By Philippa Campsie

Jardin des Tuileries Paris France Barbara Redmond fine art paintings of Paris

Barbara Redmond

The Jardin des Tuileries can be a little disconcerting when you see it for the first time. It’s a park, marked on most maps in green, and yet, when you come upon it from the Place de la Concorde or from the river, the overwhelming colour you see is…beige. The wide gravel paths stretch off into the distance and cover much of the surface. The green is corralled into small patches, neat and squared-off.

The effect wears off eventually, and you realize that you have to look up to see much of the green. Looking up in Paris is always a rewarding thing to do. But the grounds are laid out as a parterre of paths and clipped hedges (the original design dates from the 17th century).

There are lawns, of course, especially at the end near the Louvre, but the gardens are designed for promenading, created at a time women wore long gowns that would get wet if they walked through grass. This is a social space for encounters and for looking at other people. It is also a beautiful example of a traditional French garden, all geometry, rationality, and order.

Jardin des Tuileries, a traditional French garden

You might think all French gardens are like this, with long, straight lines leading to a vanishing point at the skyline (think Versailles particularly), but a look at a couple of other Paris gardens will set you straight. The Parc des Buttes-Chaumont, created from a disused quarry in the 19th arrondissement in the 1860s, is all wild waterfalls and unexpected changes in elevation, with a belvedere on a rocky outcropping reached by a footbridge (passerelle) designed by none other than Gustave Eiffel. There are no right angles, no wide expanses of gravel path. If you think in musical terms, think Hector Berlioz with his hair falling over his eyes, conducting the Symphonie Fantastique. Très romantique.

Garden design in France

Garden design in France continues to evolve. Take a look at the Parc Bercy in the 12th arrondissement, created in the 1990s, in an area once covered by warehouses. (The French were doing creative renovations of industrial sites before the rest of the world even had industrial sites to renovate—after all, the Tuileries were built where actual “tuileries”—kilns for making ceramic tiles—once stood.) At Bercy, a few buildings here and there recall the days of the warehouses, and several cobbled streets have been left in place.

The park is best approached by a curvy new passerelle—the only Paris bridge named for a woman, Simone de Beauvoir—from the left bank and the New Library. The first thing you see after you cross over is a series of quirky sculptures made from manhole covers from dozens of different world cities. Enter the park by descending a hill with an artificial waterfall to keep you company, and then walk through a series of distinct spaces—an open area where children can run free, a more formal garden with flowers and a long rectangular pool, and a wilder space with dunes and long grass. A high bridge connects two sides of the park over a busy road.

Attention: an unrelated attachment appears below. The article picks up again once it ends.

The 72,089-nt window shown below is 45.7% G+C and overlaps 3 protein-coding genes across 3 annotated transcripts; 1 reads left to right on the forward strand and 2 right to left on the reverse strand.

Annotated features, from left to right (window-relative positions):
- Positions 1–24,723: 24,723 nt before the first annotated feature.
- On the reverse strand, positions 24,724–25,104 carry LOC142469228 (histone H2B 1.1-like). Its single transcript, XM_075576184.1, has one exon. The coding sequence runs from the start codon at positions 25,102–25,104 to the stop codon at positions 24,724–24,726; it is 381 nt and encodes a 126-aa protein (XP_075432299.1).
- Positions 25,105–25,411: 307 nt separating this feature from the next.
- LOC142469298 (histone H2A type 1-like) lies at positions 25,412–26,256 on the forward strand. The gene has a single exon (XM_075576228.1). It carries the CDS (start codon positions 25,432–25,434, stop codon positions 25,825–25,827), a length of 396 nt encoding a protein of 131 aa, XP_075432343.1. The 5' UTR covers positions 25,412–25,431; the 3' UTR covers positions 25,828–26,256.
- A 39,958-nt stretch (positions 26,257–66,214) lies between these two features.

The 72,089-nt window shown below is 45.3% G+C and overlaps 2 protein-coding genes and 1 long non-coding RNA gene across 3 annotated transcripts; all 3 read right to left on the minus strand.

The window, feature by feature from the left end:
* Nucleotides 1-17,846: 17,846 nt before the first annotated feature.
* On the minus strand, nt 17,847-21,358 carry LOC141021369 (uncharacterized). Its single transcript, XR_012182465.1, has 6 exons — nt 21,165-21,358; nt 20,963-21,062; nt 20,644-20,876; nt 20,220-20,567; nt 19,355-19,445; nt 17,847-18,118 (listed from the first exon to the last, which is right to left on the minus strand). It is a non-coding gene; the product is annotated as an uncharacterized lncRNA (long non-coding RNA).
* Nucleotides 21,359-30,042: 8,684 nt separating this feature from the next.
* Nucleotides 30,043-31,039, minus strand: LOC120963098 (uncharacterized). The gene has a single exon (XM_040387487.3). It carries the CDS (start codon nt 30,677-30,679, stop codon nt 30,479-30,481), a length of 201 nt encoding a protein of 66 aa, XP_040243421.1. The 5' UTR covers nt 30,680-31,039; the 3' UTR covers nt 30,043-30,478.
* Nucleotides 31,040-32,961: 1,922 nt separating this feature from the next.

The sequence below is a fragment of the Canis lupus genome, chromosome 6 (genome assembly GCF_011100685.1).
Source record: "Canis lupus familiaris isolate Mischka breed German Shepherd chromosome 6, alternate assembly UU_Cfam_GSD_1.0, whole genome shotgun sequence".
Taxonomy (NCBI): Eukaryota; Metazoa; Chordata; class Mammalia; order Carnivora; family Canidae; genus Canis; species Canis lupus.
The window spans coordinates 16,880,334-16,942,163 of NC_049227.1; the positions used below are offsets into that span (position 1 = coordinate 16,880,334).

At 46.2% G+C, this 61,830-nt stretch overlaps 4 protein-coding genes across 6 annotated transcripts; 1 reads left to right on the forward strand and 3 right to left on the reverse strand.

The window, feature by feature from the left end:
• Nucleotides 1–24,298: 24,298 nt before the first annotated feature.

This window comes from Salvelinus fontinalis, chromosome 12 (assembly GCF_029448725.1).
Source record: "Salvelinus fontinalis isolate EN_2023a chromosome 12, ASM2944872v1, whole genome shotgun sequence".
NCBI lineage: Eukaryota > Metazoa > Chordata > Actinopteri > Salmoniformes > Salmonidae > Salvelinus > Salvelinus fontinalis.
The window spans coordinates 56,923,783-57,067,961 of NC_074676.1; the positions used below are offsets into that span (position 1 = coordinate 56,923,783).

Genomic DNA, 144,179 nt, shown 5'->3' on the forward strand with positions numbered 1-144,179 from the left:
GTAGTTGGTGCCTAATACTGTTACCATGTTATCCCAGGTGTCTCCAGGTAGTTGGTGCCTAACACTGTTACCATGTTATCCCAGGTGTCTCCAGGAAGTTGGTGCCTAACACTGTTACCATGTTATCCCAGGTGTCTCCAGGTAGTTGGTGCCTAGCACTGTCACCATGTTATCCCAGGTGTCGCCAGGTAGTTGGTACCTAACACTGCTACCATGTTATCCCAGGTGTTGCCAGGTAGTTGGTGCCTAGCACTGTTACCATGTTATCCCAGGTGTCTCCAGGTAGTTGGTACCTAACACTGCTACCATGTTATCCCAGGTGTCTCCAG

All three parks—the Tuileries, the Buttes-Chaumont, and Bercy—are completely different. Perhaps the one thing they share is the fact that they are well-used and well-loved spaces, filled with life and children’s voices, open to all. It wasn’t always so—at one time the gardens were policed to ensure that only the right sort of people could enter (we remember reading that “men with parcels” were specifically excluded from the Tuileries)—but today they welcome everyone.

P.S. On your next visit, check out the vertical gardens (les murs végétaux) that are sprouting up everywhere—Quai Branly, Pershing Hall Hotel, Fondation Cartier, behind the Bazar de L’Hôtel de Ville. The work of designer Patrick Blanc, these green walls sprouting with ferns, mosses, and leafy plants are extraordinary. We told you that looking up in Paris is always a good idea.

The gardening writer Marjorie Harris once called the French “an entire nation that would like to have a pair of secateurs to hand to clip anything and everything around them”). Another French tradition is that of les arbres étêtés or écimés, pollarded trees, which have been severely cut back to allow new branches to grow to maintain a bushy shape. A rarity in Paris, but common in rural gardens is the potager or kitchen garden, which, Marjorie notes, can be every bit as ornamental as a rose garden.

VOCABULARY: French to English translations

Arbres étêtés or écimés: Pollarded trees, which have been severely cut back to allow new branches to grow.
Parc: Park.
Parterre: Formal garden with paths and beds and formally clipped hedges, typical of many traditional French gardens.
Passerelle: Footbridge.
Pollard: Tree with limbs cut back to promote a more bushy growth of foliage.
Potager: Kitchen garden.
Tuileries: Kilns for making ceramic tile.

Philippa Campsie

Philippa Campsie teaches part-time in the urban planning program at the University of Toronto and runs her own writing and research business, Hammersmith Communications. Before starting her own business, she was editor-in-chief at Macmillan Canada. Philippa lived in Paris as a student and regularly travels to Paris and Normandy. She is interested in stories of famous Parisian women throughout the ages and how they influenced the Parisian style we have come to love and know.

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Text copyright ©2010 Philippa Campsie. All rights reserved
Illustration copyright ©2012 Barbara Redmond. All rights reserved.